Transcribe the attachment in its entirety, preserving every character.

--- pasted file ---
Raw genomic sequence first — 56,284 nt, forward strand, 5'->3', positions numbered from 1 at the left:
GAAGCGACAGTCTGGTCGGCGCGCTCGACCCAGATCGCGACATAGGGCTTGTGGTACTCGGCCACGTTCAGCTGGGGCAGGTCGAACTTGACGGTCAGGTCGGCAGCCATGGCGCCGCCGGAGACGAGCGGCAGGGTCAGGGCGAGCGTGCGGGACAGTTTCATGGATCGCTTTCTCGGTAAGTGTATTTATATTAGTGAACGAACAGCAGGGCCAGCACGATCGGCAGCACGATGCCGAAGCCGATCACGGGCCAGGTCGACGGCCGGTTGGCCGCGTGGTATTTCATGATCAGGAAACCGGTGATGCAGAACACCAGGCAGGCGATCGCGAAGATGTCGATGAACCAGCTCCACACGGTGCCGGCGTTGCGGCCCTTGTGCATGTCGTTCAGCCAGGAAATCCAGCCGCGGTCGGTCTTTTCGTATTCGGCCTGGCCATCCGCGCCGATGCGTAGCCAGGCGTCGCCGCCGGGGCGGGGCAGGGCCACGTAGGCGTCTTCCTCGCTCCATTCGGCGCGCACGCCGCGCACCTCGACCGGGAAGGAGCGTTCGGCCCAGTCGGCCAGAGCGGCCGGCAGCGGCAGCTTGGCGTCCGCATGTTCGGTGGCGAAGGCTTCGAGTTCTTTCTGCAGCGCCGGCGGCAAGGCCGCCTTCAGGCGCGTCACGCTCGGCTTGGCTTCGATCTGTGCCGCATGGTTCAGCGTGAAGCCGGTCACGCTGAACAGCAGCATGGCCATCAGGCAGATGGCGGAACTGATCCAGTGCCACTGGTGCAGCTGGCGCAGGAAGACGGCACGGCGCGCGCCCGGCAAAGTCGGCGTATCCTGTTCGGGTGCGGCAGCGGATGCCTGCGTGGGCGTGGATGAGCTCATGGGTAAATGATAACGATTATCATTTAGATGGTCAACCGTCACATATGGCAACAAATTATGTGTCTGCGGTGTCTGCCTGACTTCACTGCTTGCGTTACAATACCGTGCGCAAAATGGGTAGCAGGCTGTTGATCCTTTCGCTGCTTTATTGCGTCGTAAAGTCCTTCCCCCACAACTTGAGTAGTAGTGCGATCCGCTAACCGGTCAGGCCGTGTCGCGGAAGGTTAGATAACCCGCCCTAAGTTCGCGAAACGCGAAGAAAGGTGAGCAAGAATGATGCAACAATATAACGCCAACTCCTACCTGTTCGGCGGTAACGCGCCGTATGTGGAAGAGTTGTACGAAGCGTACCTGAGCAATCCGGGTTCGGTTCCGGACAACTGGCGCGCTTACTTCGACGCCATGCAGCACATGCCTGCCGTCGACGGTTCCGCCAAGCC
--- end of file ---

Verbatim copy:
Raw genomic sequence first — 56,284 nt, forward strand, 5'->3', positions numbered from 1 at the left:
GAAGCGACAGTCTGGTCGGCGCGCTCGACCCAGATCGCGACATAGGGCTTGTGGTACTCGGCCACGTTCAGCTGGGGCAGGTCGAACTTGACGGTCAGGTCGGCAGCCATGGCGCCGCCGGAGACGAGCGGCAGGGTCAGGGCGAGCGTGCGGGACAGTTTCATGGATCGCTTTCTCGGTAAGTGTATTTATATTAGTGAACGAACAGCAGGGCCAGCACGATCGGCAGCACGATGCCGAAGCCGATCACGGGCCAGGTCGACGGCCGGTTGGCCGCGTGGTATTTCATGATCAGGAAACCGGTGATGCAGAACACCAGGCAGGCGATCGCGAAGATGTCGATGAACCAGCTCCACACGGTGCCGGCGTTGCGGCCCTTGTGCATGTCGTTCAGCCAGGAAATCCAGCCGCGGTCGGTCTTTTCGTATTCGGCCTGGCCATCCGCGCCGATGCGTAGCCAGGCGTCGCCGCCGGGGCGGGGCAGGGCCACGTAGGCGTCTTCCTCGCTCCATTCGGCGCGCACGCCGCGCACCTCGACCGGGAAGGAGCGTTCGGCCCAGTCGGCCAGAGCGGCCGGCAGCGGCAGCTTGGCGTCCGCATGTTCGGTGGCGAAGGCTTCGAGTTCTTTCTGCAGCGCCGGCGGCAAGGCCGCCTTCAGGCGCGTCACGCTCGGCTTGGCTTCGATCTGTGCCGCATGGTTCAGCGTGAAGCCGGTCACGCTGAACAGCAGCATGGCCATCAGGCAGATGGCGGAACTGATCCAGTGCCACTGGTGCAGCTGGCGCAGGAAGACGGCACGGCGCGCGCCCGGCAAAGTCGGCGTATCCTGTTCGGGTGCGGCAGCGGATGCCTGCGTGGGCGTGGATGAGCTCATGGGTAAATGATAACGATTATCATTTAGATGGTCAACCGTCACATATGGCAACAAATTATGTGTCTGCGGTGTCTGCCTGACTTCACTGCTTGCGTTACAATACCGTGCGCAAAATGGGTAGCAGGCTGTTGATCCTTTCGCTGCTTTATTGCGTCGTAAAGTCCTTCCCCCACAACTTGAGTAGTAGTGCGATCCGCTAACCGGTCAGGCCGTGTCGCGGAAGGTTAGATAACCCGCCCTAAGTTCGCGAAACGCGAAGAAAGGTGAGCAAGAATGATGCAACAATATAACGCCAACTCCTACCTGTTCGGCGGTAACGCGCCGTATGTGGAAGAGTTGTACGAAGCGTACCTGAGCAATCCGGGTTCGGTTCCGGACAACTGGCGCGCTTACTTCGACGCCATGCAGCACATGCCTGCCGTCGACGGTTCCGCCAAGCC